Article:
Hemorrhoids during Pregnancy
Pregnancy and vaginal delivery make women more prone to develop piles or hemorrhoids due to the pressure on the veins from the head of the growing baby on these veins. Associated constipation during pregnancy can aggravate the problem of piles. Additionally the hormone progesterone of pregnancy dilates the blood vessels and makes the veins more prominent. It mostly affects the younger women and it is estimated that almost 25% to 35% of pregnant women are affected by this condition in the third semester of their pregnancy.
Pain with bowel movements and bleeding are often the first signs of hemorrhoids.
Most women will experience relief after giving birth to the baby and very few will require surgical intervention evaluation during pregnancy or after delivering.
Topical applications can treat the symptomatic piles quite effectively and are safe to be used.
Hemorrhoids are pillow-like vascular structures that lie beneath the mucous membranes lining the lower rectum and the anus. It becomes a disease when these veins are inflamed around the anus.
Two types of hemorrhoids can occur, namely External (outside the anus) and Internal (inside the anus) hemorrhoids.
The external hemorrhoids present with pain around the anus and swelling around the anus that is often accompanied by small amounts of mucus and microscopic stool particles causing irritation and itching.
The internal hemorrhoids cause no pain and manifest by painless, bright red rectal bleeding on bowel movement.
Though the exact cause of hemorrhoids is unknown, factors that increase the pressure in the abdominal region are believed to be the culprits. The most common cause of hemorrhoids is the straining during bowel movements and increased pressure on the veins due to the descent of the baby into the pelvis in the third trimester.
Other factors that add to the problem include -
- Overweight & obesity
- Increase in the volume of body fluids during pregnancy along with the effect of hormone progesterone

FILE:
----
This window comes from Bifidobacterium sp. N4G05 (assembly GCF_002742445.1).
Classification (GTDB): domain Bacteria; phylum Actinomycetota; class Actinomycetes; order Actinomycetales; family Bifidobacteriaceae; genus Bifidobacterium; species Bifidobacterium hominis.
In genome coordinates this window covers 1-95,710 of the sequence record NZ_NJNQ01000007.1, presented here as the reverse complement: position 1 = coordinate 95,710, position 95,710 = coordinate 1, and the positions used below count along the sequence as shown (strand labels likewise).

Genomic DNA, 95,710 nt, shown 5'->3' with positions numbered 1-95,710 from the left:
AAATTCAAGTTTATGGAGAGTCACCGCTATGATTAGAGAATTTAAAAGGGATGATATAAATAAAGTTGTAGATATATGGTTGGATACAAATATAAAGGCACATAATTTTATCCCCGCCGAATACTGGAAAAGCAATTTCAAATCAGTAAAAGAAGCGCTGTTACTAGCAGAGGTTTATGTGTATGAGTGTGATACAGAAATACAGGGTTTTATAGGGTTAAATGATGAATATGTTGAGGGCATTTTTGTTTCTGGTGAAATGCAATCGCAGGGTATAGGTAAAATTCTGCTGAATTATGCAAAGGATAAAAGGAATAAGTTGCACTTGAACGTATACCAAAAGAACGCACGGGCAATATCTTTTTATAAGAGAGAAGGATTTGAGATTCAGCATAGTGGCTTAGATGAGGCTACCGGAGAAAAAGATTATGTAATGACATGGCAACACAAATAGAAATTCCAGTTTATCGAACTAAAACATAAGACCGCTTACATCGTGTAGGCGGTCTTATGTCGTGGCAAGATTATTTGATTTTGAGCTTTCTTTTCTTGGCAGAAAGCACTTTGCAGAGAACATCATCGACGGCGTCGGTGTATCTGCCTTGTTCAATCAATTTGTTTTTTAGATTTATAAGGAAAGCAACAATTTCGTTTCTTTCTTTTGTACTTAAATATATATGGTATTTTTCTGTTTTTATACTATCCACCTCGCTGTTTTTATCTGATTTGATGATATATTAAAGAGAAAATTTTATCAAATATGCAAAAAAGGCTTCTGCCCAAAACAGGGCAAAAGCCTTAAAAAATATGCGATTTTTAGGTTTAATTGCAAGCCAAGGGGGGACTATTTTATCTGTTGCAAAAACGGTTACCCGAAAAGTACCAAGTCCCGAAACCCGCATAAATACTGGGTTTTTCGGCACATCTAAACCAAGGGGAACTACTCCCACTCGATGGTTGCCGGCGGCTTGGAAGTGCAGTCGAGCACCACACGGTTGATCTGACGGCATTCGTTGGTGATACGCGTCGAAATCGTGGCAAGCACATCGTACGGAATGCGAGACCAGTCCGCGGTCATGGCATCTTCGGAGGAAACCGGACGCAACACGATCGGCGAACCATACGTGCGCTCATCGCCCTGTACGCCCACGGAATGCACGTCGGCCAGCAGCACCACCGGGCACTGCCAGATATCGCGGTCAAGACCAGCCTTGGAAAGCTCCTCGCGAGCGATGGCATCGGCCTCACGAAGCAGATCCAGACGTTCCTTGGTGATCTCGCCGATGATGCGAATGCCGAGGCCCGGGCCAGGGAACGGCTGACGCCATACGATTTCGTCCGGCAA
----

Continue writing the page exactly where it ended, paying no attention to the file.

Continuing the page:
Most small piles may not give rise to any symptoms except the bulge when the mother is examined.
- The painful and itchy ones are the external piles
- Painless bleeding indicates that they maybe internal piles
- A blood clot inside, external hemorrhoid (thrombosed piles) gives the feel of a lump around the anus and can be very painful
Laxative - A few randomized controlled trials have shown that treatment with laxatives has a beneficial effect in treating hemorrhoids.
Warm Water Bath - Bathing with water at a temperature of 40°C to 45°C for 10 minutes or sitting in a bath tub with warm water and salt helps to relieve pain and itching.
Surgical Intervention - Sclerotherapy, cryotherapy or surgery are for patients who have persistent symptoms even after a month of conservative therapy. This is rarely required during pregnancy.
Topical Ointments that have analgesics and anti-inflammatory properties can provide local relief from pain, bleeding and discomfort.
Ayurvedic Treatment - Ayurvedic treatment includes the use of figs soaked in warm water overnight and a mix of lemon ginger fresh mint in honey for improving digestion, thereby treating piles.
The best way to avoid hemorrhoids, is to keep the stools soft, such that they pass easily. Some ways to maintain soft stools are:
- Doing regular exercises
- Avoid sitting for long periods of time in the same posture
- Use stool softeners if normally constipated
- Avoid putting on too much of weight during pregnancy
- Eat high fiber diet
- Use warm water bath with a pinch of salt in it if there is itching or pain.
- Boil a ripe banana in a cup of milk and eating it 3-4 times a day will aid in easy bowel movement.
- Drinking a glass of buttermilk with carom seed powder and a pinch of salt will also help in treating hemorrhoids.
- Hemorrhoids - (https://www.niddk.nih.gov/health-information/digestive-diseases/hemorrhoids?dkrd=hispt0249)
- Body changes and discomforts - (https://www.womenshealth.gov/pregnancy/youre-pregnant-now-what/body-changes-and-discomforts)
Latest Publications and Research on Piles in PregnancyFlavonoid mixture (diosmin, troxerutin, rutin, hesperidin, quercetin) in the treatment of I-III degree hemorroidal disease: a double-blind multicenter prospective comparative study. - Published by PubMed